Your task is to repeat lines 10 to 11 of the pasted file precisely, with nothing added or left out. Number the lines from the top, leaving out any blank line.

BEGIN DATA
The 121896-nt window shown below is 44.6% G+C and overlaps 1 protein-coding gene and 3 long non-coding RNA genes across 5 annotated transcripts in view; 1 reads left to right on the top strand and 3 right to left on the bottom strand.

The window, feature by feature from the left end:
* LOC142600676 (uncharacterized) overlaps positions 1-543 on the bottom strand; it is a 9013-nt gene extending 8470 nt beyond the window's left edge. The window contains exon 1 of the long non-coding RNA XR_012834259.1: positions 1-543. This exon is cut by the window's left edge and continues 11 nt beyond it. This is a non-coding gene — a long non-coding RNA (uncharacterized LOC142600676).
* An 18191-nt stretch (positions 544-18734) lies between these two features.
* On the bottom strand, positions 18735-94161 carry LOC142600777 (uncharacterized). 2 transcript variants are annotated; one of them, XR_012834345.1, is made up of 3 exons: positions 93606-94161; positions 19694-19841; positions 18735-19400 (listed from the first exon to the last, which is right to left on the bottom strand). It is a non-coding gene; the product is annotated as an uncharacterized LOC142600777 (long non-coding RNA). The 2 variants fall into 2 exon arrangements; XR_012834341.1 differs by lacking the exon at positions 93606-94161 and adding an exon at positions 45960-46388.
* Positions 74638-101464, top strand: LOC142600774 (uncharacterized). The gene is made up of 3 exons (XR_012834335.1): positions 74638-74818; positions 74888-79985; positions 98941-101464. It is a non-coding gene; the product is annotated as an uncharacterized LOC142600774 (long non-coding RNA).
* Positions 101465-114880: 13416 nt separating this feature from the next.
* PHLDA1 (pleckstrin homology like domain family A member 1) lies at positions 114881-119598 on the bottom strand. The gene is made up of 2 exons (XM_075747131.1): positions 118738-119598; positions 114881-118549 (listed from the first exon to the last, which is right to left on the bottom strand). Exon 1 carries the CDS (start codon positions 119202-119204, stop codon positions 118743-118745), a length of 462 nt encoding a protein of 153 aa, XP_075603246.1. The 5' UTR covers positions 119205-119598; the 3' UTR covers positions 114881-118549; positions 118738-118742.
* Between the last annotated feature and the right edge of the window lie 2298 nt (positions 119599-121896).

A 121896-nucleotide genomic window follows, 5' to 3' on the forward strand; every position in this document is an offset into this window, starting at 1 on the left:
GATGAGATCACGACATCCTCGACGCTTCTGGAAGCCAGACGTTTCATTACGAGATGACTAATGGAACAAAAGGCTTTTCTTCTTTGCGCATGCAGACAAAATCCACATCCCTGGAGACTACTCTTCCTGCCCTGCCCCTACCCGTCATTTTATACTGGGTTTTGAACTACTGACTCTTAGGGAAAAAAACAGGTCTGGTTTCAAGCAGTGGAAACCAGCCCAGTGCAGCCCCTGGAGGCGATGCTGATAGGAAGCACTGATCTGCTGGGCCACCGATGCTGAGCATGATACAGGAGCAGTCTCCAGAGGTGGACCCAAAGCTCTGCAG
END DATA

A 121896-nucleotide genomic window follows, 5' to 3' on the forward strand; every position in this document is an offset into this window, starting at 1 on the left:
GATGAGATCACGACATCCTCGACGCTTCTGGAAGCCAGACGTTTCATTACGAGATGACTAATGGAACAAAAGGCTTTTCTTCTTTGCGCATGCAGACAAAATCCACATCCCTGGAGACTACTCTTCCTGCCCTGCCCCTACCCGTCATTTTATACTGGGTTTTGAACTACTGACTCTTAGGGAAAAAAACAGGTCTGGTTTCAAGCAGTGGAAACCAGCCCAGTGCAGCCCCTGGAGGCGATGCTGATAGGAAGCACTGATCTGCTGGGCCACCGATGCTGAGCATGATACAGGAGCAGTCTCCAGAGGTGGACCCAAAGCTCTGCAG